I don’t know whether enjoying this book makes me feel any more confident about South American literature in general though because really what I’ve been avoiding is magical realism. Apparently Vasquez sees himself as rebelling against the tradition of magical realism. The Sound of Things Falling certainly takes place in entirely plain ordinary reality. I suppose eventually I will need to revisit Colombia’s most famous author Gabriel Garcia Marquez and see if I like him any more now than when I read Love in the Time of Cholera. It’s hard to encourage myself to read books I don’t think I’ll like though, when there are so many books out there I do think I’ll like!

As for the real Colombian hippos, happily I have learned that a sterilization program has at last been started. It is being paid for by money seized from drug traffickers.

Advertisements

Responses

  1. I’m happy you enjoyed this book. There is so much to be discovered in Latin American literature that’s decisively not magical realism. Roberto Bolaño, for example. I’m reading a novel called “His Own Man” by Edgard Telles Ribeiro (Brazilian) right now, and immensely enjoying it. So don’t give up 😉

    • To be honest, Roberto Bolaño also intimidates me! But you’re right, not all Latin American lit is magical realism and I shouldn’t lump it all together. But at the same time, I feel like I ought to get outside of my comfort zone and give some of the magical realism another try as well.

  2. This sounds good to me – and might be just the thing for my own Latin American crusade this year…

    • I didn’t know you were planning to do some Latin American reading this year! But I certainly think this book would be a good choice!

  3. I’ve enjoyed all his books this is the most contemporary and I felt most personal book of the three I’ve read .No need be scared of Bolano I’ve read most of his canon and to be truthful he isn’t as scary as you think

    • I’m certainly up for reading more Vasquez. The Informers looks very interesting. I feel like I would need to read Nostromo first in order to read The Secret History of Costaguana though. Thanks for the encouragement on Bolano!

      • I read nostromo and secret history together and it worked well

  4. I read this book a couple of years ago and loved the mysterious feel to the story. It seemed quite heartfelt too, as though the author had put something of his own experience into the novel. Glad you enjoyed it.

    • I agree about the story seeming heartfelt. Either it has something of his own experience or he is just that amazing of a writer! I read that he went to law school in Bogata though, so I think there probably is some reflection of his own experience.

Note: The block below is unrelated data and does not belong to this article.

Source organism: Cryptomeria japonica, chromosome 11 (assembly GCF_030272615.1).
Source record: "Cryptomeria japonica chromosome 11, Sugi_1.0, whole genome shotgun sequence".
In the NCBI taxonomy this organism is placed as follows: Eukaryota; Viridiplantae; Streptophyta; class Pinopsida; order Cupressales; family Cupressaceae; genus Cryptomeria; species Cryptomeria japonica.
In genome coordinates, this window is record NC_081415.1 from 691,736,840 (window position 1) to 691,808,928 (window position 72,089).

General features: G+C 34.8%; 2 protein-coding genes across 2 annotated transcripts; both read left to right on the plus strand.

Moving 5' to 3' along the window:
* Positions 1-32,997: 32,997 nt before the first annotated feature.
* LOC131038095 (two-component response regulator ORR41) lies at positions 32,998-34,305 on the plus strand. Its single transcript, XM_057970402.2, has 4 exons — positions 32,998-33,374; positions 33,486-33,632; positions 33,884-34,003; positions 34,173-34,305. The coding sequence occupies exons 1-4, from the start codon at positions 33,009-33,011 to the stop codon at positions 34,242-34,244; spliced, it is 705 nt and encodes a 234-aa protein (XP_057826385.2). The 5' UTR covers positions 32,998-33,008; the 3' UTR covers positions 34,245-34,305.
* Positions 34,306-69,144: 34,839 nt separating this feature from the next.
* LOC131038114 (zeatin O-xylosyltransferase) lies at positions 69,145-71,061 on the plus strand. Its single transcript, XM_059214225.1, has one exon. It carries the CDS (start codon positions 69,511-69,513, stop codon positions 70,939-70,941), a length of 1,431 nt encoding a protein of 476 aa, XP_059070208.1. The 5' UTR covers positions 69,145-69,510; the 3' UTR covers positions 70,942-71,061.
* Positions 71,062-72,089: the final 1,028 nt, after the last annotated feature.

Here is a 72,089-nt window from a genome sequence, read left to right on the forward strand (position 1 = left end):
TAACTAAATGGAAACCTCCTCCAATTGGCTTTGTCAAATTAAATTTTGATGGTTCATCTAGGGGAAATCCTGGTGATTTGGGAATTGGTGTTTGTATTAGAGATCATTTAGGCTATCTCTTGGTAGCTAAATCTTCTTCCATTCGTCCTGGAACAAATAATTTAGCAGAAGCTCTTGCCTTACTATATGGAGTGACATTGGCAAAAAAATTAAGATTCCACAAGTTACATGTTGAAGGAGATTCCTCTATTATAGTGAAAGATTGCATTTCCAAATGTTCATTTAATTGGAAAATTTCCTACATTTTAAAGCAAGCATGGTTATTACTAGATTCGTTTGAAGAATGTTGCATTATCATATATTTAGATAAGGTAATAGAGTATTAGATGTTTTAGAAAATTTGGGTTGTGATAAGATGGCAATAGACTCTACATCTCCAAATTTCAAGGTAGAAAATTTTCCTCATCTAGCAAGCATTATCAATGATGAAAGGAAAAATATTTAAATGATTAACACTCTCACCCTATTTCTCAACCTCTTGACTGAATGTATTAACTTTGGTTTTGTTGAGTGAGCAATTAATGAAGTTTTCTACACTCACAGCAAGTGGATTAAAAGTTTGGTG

5. This sounds like a good find, and an interesting anecdote about the hippos! Loved the review and good luck finding more South American lit, I just read Kamchatka by the Argentinian Marcelo Figueras which I recommend if you haven’t already read it. Fiction, but inspired by his own childhood experience.

    • I hope it’s an interesting anecdote- otherwise I’ve been boring a lot of people! I really enjoyed your review of Kamchatka actually and it sounded like a very interesting book. I’m slowly working my way through some Jorge Luis Borges stories as my ‘official’ Argentinian reading, but I can always make a return trip.

  6. Sounds fascinating! And I’m glad you tuned out those words as they gave you such a great opportunity to read about things you wouldn’t have otherwise.

    • It was definitely a good lesson in being willing to try something different!

  7. I am thrilled to hear about this book, because I haven’t been reading much from South America either. This one sounds very good too. I haven’t heard of the hippo problem – that is so crazy! Glad that the sterilization program started finally.

    • I really enjoyed it! Since writing this post, I came across another crazy story about hippos in the Americas. Apparently in the early 1900s there was a plan hatched to try to release hippos into Louisiana to be used a source of meat! https://atavist.com/stories/american-hippopotamus/

  8. […] this set of ten books I’ve traveled to: Estonia, Senegal, South Korea, Ghana, Ukraine, Colombia, Togo, Ecuador, Spain, and Equatorial Guinea. (Click on the country to see my […]


Leave a Reply

Fill in your details below or click an icon to log in:

WordPress.com Logo

You are commenting using your WordPress.com account. Log Out / Change )

Twitter picture

You are commenting using your Twitter account. Log Out / Change )

Facebook photo

You are commenting using your Facebook account. Log Out / Change )

Google+ photo

You are commenting using your Google+ account. Log Out / Change )

Connecting to %s

Categories

%d bloggers like this: